Sequins and Sapphires: Decisions

By Kathryn Kazibwe, Uganda:

Shit! You don't know how much more of this you can take. The pain comes in waves, starting from your belly and radiating down all the way to your toes. You're bent over the lower bunk of your double-decker, your sister next to you, rubbing your back. She says something, but you cannot hear her over the voices in your head.

“Oh dear Lord, please make it stop! I swear I'll never…”

“Take that, you whore! Next time you'll….”

“Don't forget, deep breaths. It numbs the pain…”

You do not know which one to listen to. You don't have a choice anyway, because the fist won't let go of your womb. As it gets to its worst, you crawl to the bathroom. The smell of blood assails your nostrils as it lands in the loo with heavy plops. You hold your head in your hands and fight the urge to scream. It'll soon be over. This is the easier option. The other road would have been tougher to take.

The image of your sister comes into your mind; her suspicious eyes as they had probed your face a few weeks ago when you failed to keep your breakfast down.

“Are you fine?”

“I'm good. I've just had a tummy ache since last night…”

You had let the sentence drift and hoped she wouldn't ask any more questions.

That was the day you accepted the fact you had tried to hide from yourself for so long. You had felt the signs for a while already; the tell-tale spotting days before your period was supposed to start.

It never did start.

The general malaise that had overcome you: 'you're so lazy these days!' your dad had exclaimed.

The fact that you suddenly attained superhuman sense of smell: You could smell your lecturer's sweat from the back row in class. He stank. You stank. Everything stank. Suddenly you couldn't stand your sister's presence in the room you shared with her. Her vegetable salad breath practically ruined the day for you.

That was the day you decided it was time you told Ken that his aversion to condoms had borne fruit. You couldn't bear to call him. You have never been a fan of phone calls. You never know what to say, and the news you had wouldn't make it any easier. So you decided to send him a text.

“Hey, hope you're good…”

Hope you're good? It sounded silly considering the bombshell you were about to drop on him to make him feel considerably less than good. You deleted that line and tried again.

“Hi. We need to talk…”

The classic four words that scare the shit out of all guys!

No, no clichés.

Ah, just get on with it already, Jenny! Delete. Try again.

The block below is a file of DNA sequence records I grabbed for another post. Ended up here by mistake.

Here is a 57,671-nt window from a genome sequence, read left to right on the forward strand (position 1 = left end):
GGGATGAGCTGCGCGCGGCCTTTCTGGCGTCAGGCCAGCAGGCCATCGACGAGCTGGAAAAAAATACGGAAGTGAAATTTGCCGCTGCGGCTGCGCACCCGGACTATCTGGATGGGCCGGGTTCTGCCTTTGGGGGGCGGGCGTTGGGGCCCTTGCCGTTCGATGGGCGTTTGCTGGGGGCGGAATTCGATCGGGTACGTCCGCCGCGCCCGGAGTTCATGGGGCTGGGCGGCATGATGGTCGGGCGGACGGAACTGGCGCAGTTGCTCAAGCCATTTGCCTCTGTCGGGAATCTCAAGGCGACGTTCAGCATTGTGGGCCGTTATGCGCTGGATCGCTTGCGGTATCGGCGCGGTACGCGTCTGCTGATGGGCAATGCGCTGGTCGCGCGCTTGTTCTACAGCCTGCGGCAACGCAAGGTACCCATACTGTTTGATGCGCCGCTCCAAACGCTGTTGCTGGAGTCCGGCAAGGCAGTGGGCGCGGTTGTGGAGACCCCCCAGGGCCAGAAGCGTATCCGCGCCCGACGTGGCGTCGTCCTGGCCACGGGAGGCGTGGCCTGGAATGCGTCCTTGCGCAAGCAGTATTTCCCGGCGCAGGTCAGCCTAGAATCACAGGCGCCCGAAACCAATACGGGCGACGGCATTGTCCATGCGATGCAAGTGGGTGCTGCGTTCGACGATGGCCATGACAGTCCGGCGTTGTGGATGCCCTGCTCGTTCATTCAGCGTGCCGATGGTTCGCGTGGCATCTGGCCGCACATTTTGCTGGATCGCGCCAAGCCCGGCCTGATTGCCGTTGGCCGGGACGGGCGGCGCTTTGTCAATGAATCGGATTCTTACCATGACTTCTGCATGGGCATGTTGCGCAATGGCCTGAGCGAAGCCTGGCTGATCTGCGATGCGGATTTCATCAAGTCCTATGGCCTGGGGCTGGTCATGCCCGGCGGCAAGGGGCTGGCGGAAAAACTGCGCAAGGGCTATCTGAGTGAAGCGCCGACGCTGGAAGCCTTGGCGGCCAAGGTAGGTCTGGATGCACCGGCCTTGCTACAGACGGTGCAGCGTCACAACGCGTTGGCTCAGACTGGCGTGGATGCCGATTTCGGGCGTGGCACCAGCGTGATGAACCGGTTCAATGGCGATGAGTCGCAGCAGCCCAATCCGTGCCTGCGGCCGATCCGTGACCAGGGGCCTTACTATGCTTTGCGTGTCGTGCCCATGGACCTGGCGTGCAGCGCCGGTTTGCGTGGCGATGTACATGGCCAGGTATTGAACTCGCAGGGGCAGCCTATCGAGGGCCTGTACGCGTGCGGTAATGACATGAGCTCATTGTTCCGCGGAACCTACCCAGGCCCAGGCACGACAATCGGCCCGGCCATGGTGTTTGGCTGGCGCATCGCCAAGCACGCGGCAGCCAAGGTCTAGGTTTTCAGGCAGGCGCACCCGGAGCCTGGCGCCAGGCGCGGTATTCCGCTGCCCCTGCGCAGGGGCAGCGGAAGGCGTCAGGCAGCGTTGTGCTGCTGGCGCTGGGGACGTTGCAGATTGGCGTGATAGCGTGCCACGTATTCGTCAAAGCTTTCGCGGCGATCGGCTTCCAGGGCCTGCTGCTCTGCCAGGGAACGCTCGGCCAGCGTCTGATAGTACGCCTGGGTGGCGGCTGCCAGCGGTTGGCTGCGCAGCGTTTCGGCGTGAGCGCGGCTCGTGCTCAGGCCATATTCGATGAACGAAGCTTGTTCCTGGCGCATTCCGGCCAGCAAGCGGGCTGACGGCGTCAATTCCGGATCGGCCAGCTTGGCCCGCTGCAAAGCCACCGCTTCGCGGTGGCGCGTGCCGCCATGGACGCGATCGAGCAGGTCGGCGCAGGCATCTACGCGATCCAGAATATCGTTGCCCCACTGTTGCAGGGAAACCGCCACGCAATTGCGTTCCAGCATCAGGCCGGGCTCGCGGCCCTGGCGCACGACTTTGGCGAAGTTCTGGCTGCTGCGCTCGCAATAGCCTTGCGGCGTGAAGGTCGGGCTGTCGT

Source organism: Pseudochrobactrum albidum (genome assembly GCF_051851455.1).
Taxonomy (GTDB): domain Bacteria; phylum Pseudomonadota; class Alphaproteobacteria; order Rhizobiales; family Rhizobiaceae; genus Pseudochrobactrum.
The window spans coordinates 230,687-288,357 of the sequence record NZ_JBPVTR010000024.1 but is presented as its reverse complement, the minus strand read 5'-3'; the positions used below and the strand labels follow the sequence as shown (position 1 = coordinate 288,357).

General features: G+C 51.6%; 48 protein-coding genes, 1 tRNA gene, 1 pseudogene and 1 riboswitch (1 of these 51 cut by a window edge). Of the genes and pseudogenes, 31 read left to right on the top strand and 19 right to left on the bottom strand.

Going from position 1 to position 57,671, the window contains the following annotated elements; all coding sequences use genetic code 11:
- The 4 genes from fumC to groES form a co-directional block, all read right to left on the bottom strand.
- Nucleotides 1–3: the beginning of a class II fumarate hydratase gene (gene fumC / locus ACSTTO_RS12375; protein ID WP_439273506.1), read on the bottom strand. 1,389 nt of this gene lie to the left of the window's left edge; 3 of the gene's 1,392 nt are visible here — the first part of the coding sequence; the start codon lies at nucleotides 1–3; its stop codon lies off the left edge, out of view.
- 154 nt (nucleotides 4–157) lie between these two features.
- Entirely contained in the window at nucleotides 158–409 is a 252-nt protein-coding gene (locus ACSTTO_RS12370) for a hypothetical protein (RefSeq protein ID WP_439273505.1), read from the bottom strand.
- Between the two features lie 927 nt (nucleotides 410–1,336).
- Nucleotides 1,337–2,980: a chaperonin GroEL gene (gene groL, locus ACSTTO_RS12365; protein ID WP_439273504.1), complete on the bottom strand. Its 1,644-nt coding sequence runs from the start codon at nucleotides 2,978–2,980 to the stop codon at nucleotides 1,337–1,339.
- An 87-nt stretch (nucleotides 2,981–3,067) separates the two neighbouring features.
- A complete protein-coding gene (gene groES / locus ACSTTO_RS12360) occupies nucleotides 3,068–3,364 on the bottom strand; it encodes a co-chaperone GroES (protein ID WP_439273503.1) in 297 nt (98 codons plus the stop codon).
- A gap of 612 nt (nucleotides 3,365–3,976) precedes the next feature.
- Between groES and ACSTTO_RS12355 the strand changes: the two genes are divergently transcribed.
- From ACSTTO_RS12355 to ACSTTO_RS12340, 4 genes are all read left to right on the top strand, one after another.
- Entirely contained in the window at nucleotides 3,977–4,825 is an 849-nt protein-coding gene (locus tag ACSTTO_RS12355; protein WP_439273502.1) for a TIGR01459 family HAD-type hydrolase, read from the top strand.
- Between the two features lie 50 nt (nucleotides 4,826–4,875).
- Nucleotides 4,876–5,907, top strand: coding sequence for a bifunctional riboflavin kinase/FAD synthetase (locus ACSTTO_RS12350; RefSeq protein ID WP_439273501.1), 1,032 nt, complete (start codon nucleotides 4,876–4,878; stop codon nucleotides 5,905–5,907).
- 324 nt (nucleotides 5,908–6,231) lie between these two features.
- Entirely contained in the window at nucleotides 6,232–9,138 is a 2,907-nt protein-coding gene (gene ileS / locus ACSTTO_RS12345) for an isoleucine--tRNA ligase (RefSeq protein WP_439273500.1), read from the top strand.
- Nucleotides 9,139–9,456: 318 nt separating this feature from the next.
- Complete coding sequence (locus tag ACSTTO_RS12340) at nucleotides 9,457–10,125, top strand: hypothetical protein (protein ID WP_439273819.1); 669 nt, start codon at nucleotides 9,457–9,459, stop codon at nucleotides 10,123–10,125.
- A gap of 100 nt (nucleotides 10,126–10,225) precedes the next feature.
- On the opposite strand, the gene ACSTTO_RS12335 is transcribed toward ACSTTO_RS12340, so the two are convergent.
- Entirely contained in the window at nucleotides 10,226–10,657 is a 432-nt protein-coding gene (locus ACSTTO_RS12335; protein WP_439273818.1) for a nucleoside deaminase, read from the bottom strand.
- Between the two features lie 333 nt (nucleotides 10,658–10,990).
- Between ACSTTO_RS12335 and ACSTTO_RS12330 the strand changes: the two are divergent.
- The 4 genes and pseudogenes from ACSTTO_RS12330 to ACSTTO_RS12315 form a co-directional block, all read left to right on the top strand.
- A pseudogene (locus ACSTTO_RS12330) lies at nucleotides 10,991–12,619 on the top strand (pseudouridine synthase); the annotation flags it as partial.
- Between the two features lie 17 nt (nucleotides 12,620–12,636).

“Hi. I think I'm pregnant.”

You pressed send before you could start over-analyzing everything again. The reply was quick in coming.

“What? Are you sure?”


“You took a test?”

“No, but I'm sure.”

“We need to talk. Let's meet.” There's no escaping clichés, is there?

He took you to a seedy restaurant in Kamwokya. Of course he came with a home pregnancy test, always the logical one. Of course it came out positive. You already knew, but that pink line made it so final. You cried. He hugged you and told you it was alright, you would fix it together. Fix it. You both knew it could only end one way.

He found you a doctor who told you how lucky you were. You weren't too far gone. Pills would do. Nothing too painful. Very lucky girl. You thanked God. All you could think about was the kind-eyed doctor peering at you down there, crudely-shaped tool in hand. But the gods had smiled on you, and all you had to do was push two little pills as far up 'there' as you could, put another tiny pill under your tongue, and wait.

A sharp knock at the door pulls you back to the present. It's your sister.

“Are you OK in there?”

“I'm fine.” Just carrying out a little murder. Nothing to worry about.

“You should come drink your water now; it's just the right temperature.”

Warm water with a pinch of salt, your mum's remedy to tummy aches. You wish you could tell her the truth about what kind of tummy ache you have, but that wouldn't do anyone any good. You get up and stare at the mess in the toilet bowl. The Red Sea, you think, and almost smile. Almost.

The pain has subsided. The calm before a storm. You find your cup of tummy-ache remedy at the bedside stool and drink it, wishing God would wave a magic wand over you, knowing God had been pushed out of the picture the second you chose emptiness.

Founder and Editor in Chief of the Readers Cafe Africa

Comment (1)

  • Ayeza

    Cutting, I would say. Nice work Kathy, you always make things come alive.

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